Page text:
Consumer behavior amidst a weight lost journey can become quite sticky, regardless of whether the journey itself was successful. With GLP-1 weight loss medication users not necessarily maintaining their regime due to cost, products that allow them to stay healthier for longer could become entrenched in their post-journey lifestyle long after the medication is no longer administered.

Other Winners and losers

Perhaps counter-intuitively, beverage companies may weather these shifts better than anticipated. Over the last 20 years, soft drink firms have successfully diversified their product range, reducing their reliance on sodas by introducing sports and energy drinks along with various water-based beverages, in order to maintain their leading positioning as consumers sought healthier alternatives.

Travel and Leisure companies may well be another longer-term beneficiary if the trend persists – as consumers who previously may have been hesitant to travel for comfort reasons may be more willing following a significant change in their body composition. This has wide-ranging implications from destination hotel rooms demand to airport staffing levels and even an improvement in passenger airline jet fuel efficiency.

By contrast, Cosmetic companies may be on the losing end of the longer-term trend, as past studies have shown that consumers tend to wear less makeup following dramatic weight loss than they did prior. This trend is again somewhat counter-intuitive but stems from what tends to be an inverse relationship between body weight and confidence in ones’ appearance.

In conclusion, from a high-level investment perspective, even if GLP-1s turn out to not irrevocably change the approach to obesity, they are demonstrably moving the needle in terms of companies that are either benefiting or being hurt by this trend. Investors should focus on identifying companies that are adapting promptly and responding to these consumer changes, as market share gains amidst periods of change can yield significant and potentially durable changes in company value. The potential for disruption across multiple industries is significant and, for growth strategies, there are few more exciting themes to stay on top of right now.

New Capital Healthcare Disruptors Fund

Important Information

The value of investments and the income derived from them can fall as well as rise, and past performance is no indicator of future performance. Investment products may be subject to investment risks involving, but not limited to, possible loss of all or part of the principal invested.

This document does not constitute and shall not be construed as a prospectus, advertisement, public offering or placement of, nor a recommendation to buy, sell, hold or solicit, any investment, security, other financial instrument or other product or service. It is not intended to be a final representation of the terms and conditions of any investment, security, other financial instrument or other product or service. This document is for general information only and is not intended as investment advice or any other specific recommendation as to any particular course of action or inaction. The information in this document does not take into account the specific investment objectives, financial situation or particular needs of the recipient. You should seek your own professional advice suitable to your particular circumstances prior to making any investment or if you are in doubt as to the information in this document.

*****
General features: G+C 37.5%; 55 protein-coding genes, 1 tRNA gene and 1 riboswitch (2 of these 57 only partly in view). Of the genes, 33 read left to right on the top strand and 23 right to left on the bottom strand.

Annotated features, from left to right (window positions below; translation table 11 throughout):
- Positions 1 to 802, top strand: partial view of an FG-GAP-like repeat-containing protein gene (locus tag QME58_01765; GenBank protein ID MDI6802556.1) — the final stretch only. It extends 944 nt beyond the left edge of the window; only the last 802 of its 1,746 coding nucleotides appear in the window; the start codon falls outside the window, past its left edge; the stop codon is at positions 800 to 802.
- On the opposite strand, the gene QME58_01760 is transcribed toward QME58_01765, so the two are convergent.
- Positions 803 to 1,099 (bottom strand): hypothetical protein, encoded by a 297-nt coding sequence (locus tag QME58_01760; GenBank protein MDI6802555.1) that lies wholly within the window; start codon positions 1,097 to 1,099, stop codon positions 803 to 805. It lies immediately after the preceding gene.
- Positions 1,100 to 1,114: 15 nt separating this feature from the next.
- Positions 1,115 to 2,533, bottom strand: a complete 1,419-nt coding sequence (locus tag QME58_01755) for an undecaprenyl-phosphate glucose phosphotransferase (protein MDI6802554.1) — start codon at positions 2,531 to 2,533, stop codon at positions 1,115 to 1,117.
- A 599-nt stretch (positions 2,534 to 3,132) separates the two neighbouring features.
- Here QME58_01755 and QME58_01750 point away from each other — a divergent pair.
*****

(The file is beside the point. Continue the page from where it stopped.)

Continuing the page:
Although information in this document has been obtained from sources believed to be reliable, no member of the EFG group represents or warrants its accuracy, and such information may be incomplete or condensed. Any opinions in this document are subject to change without notice. This document may contain personal opinions which do not necessarily reflect the position of any member of the EFG group. To the fullest extent permissible by law, no member of the EFG group shall be responsible for the consequences of any errors or omissions herein, or reliance upon any opinion or statement contained herein, and each member of the EFG group expressly disclaims any liability, including (without limitation) liability for incidental or consequential damages, arising from the same or resulting from any action or inaction on the part of the recipient in reliance on this document.

The availability of this document in any jurisdiction or country may be contrary to local law or regulation and persons who come into possession of this document should inform themselves of and observe any restrictions. This document may not be reproduced, disclosed or distributed (in whole or in part) to any other person without prior written permission from an authorised member of the EFG group.

This document has been produced by EFG Asset Management (UK) Limited for use by the EFG group and the worldwide subsidiaries and affiliates within the EFG group. EFG Asset Management (UK) Limited is authorised and regulated by the UK Financial Conduct Authority, registered no. 7389746. Registered address: EFG Asset Management (UK) Limited, Park House, 116 Park Street, London W1K 6AP, United Kingdom, telephone +44 (0)20 7491 9111.